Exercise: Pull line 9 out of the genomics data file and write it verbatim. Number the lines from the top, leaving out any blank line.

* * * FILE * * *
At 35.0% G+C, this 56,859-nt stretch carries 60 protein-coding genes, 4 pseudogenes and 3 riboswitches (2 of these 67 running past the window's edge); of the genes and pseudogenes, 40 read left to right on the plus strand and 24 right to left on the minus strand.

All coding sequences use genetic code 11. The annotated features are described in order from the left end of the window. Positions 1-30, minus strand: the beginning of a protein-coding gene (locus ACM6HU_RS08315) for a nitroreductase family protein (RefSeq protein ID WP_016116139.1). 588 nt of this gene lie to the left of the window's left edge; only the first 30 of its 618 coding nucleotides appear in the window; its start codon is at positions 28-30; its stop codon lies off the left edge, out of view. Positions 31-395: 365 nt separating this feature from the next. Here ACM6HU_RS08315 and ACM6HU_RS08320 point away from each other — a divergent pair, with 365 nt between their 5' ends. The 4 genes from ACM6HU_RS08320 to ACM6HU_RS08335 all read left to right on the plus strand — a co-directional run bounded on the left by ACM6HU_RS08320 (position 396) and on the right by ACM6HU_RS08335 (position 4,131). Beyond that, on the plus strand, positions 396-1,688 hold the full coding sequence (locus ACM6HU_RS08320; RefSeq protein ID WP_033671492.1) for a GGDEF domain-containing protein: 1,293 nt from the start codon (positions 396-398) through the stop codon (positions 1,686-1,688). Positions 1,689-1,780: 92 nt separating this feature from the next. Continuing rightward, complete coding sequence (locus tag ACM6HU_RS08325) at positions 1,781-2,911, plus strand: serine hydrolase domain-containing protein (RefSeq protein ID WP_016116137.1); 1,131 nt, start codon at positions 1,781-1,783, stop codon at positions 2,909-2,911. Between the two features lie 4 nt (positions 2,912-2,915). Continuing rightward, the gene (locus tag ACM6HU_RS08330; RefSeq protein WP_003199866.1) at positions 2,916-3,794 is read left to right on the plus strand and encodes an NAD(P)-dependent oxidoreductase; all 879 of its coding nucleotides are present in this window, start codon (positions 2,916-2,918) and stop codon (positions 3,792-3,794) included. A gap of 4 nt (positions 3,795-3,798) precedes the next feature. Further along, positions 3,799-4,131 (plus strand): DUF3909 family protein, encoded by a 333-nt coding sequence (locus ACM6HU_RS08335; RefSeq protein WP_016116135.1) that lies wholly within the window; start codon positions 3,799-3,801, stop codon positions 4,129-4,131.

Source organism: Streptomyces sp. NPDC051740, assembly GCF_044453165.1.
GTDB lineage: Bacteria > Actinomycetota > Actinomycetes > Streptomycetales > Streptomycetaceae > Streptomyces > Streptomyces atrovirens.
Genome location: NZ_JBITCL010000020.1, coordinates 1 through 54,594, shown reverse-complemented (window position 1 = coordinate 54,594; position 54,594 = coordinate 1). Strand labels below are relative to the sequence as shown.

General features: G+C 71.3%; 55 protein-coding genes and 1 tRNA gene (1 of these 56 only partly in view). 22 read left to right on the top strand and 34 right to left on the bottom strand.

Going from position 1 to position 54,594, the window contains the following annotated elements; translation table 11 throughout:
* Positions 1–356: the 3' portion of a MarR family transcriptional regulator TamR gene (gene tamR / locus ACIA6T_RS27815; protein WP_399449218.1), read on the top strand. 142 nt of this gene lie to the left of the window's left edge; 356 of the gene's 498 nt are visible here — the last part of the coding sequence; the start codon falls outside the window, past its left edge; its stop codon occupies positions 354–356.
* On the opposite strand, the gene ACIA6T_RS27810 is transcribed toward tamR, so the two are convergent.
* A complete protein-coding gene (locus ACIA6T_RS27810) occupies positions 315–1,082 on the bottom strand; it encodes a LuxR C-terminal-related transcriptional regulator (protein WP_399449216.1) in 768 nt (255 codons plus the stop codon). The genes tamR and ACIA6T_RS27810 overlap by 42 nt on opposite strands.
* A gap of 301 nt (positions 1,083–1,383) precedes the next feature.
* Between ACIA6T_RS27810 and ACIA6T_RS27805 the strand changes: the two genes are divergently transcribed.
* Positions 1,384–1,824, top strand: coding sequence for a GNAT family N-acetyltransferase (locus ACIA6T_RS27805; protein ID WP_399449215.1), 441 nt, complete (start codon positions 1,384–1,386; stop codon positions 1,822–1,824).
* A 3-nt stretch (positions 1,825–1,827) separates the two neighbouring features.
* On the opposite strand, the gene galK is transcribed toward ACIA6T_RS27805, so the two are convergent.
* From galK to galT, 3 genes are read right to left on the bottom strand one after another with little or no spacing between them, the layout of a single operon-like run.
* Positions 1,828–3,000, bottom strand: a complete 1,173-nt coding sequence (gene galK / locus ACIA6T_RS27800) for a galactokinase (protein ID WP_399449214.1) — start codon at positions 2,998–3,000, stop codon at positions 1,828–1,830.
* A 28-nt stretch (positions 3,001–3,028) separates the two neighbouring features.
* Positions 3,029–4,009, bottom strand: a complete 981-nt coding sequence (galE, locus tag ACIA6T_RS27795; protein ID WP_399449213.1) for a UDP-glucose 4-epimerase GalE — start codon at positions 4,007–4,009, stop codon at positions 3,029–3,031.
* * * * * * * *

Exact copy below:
* On the opposite strand, the gene ACIA6T_RS27810 is transcribed toward tamR, so the two are convergent.